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Ready To Enjoy! 1966 Sunbeam Alpine Series V

What do you do when you want a Shelby Cobra but can’t afford one? You buy a Sunbeam Tiger! But what do you do when you want a Tiger and can’t afford it? You buy the car it was based on, the Alpine. Unfortunately, it seems everyone has had that idea already and most of the good Alpines have already been snatched up and made into Tiger replicas. It’s actually a real shame, as the Alpine is a great sports car. Thankfully, the example seen here has managed to avoid the all-to-common V8 swap and still retains its original 4-cylinder. Even the $15,000 asking price doesn’t seem too bad considering it’s said to run great and looks to be in good shape. If you are interested in making it yours, you can find it here on craigslist in Payson, Utah. Our thanks to T.J. for this tip!

While the Tiger is based on the Alpine, a lot of things had to be changed to make a V8 work in this chassis. Carroll Shelby was actually involved in the job of fitting the Ford 260 and later the 289 into the Sunbeam. It wasn’t as simple of a job as just dropping a V8 under the hood and many of the required parts were one-off pieces. So, while you could drop a V8 into this car, it still wouldn’t be a Tiger, which is actually a good thing in my book! The Alpine was designed initially to use a 1.5 liter, but by the time this Series V was built, the engine had been enlarged to 1.7 liters and was generating about 100 horsepower. The smaller engine was not only lighter than the V8 in the Tiger but also didn’t struggle with overheating issues. Setup correctly, the Alpine can be a very fun car to drive and saw a fair amount of success as a race car.

The seller of this one claims that it’s highly original, but I have very strong doubts about that. For one, the paint doesn’t look correct, especially in the engine bay. There are also the metal hose covers in the engine bay that need to go, but that’s a minor modification. The exterior looks to be in solid shape and I’m guessing the car was repainted not that long ago. It looks like it shines nicely though, so I would just clean up any overspray and leave the rest as is. Thankfully, the interior looks to be in good shape and quite original. The carpet is the only area I see that needs attention, but it looks usable as is.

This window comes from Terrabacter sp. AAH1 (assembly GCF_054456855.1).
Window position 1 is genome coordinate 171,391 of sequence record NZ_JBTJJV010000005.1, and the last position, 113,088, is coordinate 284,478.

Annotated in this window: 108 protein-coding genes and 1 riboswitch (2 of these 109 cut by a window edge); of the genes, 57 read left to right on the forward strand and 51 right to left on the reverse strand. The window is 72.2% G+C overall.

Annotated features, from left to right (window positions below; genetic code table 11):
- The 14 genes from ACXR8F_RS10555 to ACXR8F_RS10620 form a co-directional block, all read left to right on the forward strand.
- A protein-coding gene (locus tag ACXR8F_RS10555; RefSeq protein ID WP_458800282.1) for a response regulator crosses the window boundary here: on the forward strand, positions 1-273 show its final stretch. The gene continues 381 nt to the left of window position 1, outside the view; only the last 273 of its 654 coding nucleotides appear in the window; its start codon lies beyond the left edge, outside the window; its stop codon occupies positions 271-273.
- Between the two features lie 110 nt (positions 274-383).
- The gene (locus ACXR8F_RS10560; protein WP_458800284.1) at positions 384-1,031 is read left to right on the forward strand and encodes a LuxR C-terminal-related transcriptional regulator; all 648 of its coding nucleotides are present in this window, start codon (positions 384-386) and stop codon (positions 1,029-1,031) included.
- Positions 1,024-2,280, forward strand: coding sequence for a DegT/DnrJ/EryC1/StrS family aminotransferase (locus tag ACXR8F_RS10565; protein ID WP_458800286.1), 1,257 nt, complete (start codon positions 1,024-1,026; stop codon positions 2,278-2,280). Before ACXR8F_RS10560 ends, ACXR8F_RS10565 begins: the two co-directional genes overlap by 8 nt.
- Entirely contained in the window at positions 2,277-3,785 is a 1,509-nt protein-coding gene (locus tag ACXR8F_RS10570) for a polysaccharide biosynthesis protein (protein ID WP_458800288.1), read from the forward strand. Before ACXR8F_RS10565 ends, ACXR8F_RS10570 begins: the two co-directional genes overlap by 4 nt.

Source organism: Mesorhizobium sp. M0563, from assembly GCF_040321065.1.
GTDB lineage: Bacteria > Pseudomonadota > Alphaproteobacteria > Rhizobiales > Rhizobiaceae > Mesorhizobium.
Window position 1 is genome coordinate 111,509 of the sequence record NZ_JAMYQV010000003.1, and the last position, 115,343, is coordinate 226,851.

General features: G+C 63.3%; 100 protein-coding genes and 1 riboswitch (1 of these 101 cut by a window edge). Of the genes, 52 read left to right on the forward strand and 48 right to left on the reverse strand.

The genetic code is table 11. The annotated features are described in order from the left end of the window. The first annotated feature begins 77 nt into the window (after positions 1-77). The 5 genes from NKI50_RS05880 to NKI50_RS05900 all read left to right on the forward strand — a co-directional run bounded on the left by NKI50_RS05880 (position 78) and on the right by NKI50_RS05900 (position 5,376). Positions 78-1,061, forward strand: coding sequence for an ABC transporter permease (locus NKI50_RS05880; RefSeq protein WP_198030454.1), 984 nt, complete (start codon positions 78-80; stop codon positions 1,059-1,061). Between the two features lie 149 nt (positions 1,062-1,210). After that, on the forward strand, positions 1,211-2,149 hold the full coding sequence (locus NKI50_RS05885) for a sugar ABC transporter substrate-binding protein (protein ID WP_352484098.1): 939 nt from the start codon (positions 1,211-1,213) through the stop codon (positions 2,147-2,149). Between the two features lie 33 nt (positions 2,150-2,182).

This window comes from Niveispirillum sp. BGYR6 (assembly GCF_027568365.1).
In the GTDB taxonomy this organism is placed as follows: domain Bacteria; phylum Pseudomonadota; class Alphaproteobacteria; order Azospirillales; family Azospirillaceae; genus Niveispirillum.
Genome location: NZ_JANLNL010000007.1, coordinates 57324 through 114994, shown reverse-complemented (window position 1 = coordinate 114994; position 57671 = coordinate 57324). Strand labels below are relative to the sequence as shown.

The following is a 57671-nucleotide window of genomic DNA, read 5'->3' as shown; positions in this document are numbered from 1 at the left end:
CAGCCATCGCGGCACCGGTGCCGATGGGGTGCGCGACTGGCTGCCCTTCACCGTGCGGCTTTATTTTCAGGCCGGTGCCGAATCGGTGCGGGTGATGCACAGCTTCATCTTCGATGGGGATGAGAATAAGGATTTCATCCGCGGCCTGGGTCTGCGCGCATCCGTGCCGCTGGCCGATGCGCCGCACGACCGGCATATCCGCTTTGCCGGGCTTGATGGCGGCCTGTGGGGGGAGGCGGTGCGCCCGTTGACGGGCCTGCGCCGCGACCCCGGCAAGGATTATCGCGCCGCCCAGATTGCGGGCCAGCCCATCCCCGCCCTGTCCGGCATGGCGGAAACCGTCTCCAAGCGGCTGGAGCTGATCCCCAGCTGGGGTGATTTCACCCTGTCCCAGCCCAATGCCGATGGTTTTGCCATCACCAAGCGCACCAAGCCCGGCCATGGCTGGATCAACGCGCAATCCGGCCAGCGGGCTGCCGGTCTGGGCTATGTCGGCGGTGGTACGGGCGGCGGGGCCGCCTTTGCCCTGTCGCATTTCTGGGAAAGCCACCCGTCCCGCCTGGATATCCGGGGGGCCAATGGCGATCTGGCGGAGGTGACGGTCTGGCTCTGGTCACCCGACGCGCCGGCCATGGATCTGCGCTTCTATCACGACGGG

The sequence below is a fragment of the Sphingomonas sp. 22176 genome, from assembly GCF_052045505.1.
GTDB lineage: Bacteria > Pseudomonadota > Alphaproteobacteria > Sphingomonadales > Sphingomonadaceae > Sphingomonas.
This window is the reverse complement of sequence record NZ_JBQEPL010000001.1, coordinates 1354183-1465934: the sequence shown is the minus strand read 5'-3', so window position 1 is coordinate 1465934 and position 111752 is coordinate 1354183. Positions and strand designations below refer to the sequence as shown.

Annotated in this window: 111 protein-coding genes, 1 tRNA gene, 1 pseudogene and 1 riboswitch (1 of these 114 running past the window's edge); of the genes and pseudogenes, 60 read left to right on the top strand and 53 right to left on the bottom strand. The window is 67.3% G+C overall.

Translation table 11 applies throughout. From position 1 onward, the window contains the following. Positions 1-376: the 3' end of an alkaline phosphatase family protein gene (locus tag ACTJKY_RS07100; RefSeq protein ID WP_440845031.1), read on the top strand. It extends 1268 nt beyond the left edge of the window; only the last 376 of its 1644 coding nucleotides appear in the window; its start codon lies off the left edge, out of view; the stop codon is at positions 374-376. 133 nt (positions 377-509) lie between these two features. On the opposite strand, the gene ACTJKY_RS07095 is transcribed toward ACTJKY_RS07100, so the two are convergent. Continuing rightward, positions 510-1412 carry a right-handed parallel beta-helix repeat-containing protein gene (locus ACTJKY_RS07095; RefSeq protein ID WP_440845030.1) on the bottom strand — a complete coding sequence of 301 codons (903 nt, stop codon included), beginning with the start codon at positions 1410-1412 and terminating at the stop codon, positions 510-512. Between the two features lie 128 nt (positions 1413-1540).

The Alpine is a great car that’s long been overlooked, that was unless you were looking for one to build a Tiger tribute. If you are just looking for a fun-to-drive British sports car that you can take on long-distance trips, the Alpine really is a wonderful option. With the additional horsepower of the 1.7 liter these later cars are especially good touring machines, as they can cruise comfortably at highway speeds, offer ample legroom, and are fairly fuel-efficient (at least compared to a Tiger). So, if you’ve been hunting for an Alpine that hasn’t already been turned into a Tiger, this one might just be worth a closer inspection!

Comments

  1. Doug Edwards

    Why does everybody screw the door panels on when you can buy the clips. It looks cheap as hell. Chrome hoses also Not a bad looking car but the stuff to fix it is all available. A good deal for someone

    Like 7
  2. Bob C.

    Maxwell Smart’s car was actually an Alpine with Tiger badges, because there was no way they could fit the “secret agent gadgets” under the hood with a v8.

    Like 8
    • B cowley

      I don’t think so. One episode I remember Maxwell doing donuts on dry pavement.

  3. Todd J. Member

    25 points for the “Get Smart” reference!

    Like 8
  4. Slomoogee

    Nice car, I owned a series | with the large fins long ago in my misguided youth. They are not the canyon carvers the other popular British cars of the era when stock. They were meant for the roads less traveled such as state and county roads. As a plus to older gents with a more mature figure and life style which I regrettably have subscribed to, they are roomy in the cockpit and offer a good bit of space in the boot. I like it.

    Like 7
  5. frank j opalka

    watch out for rear axle steer

  6. Ron Jordan

    The most reliable of the British sports cars of the time. I had a 65 and drove it across country from San Francisco to Atlanta, Dec. of 67, and back 3 months later.

    Like 1

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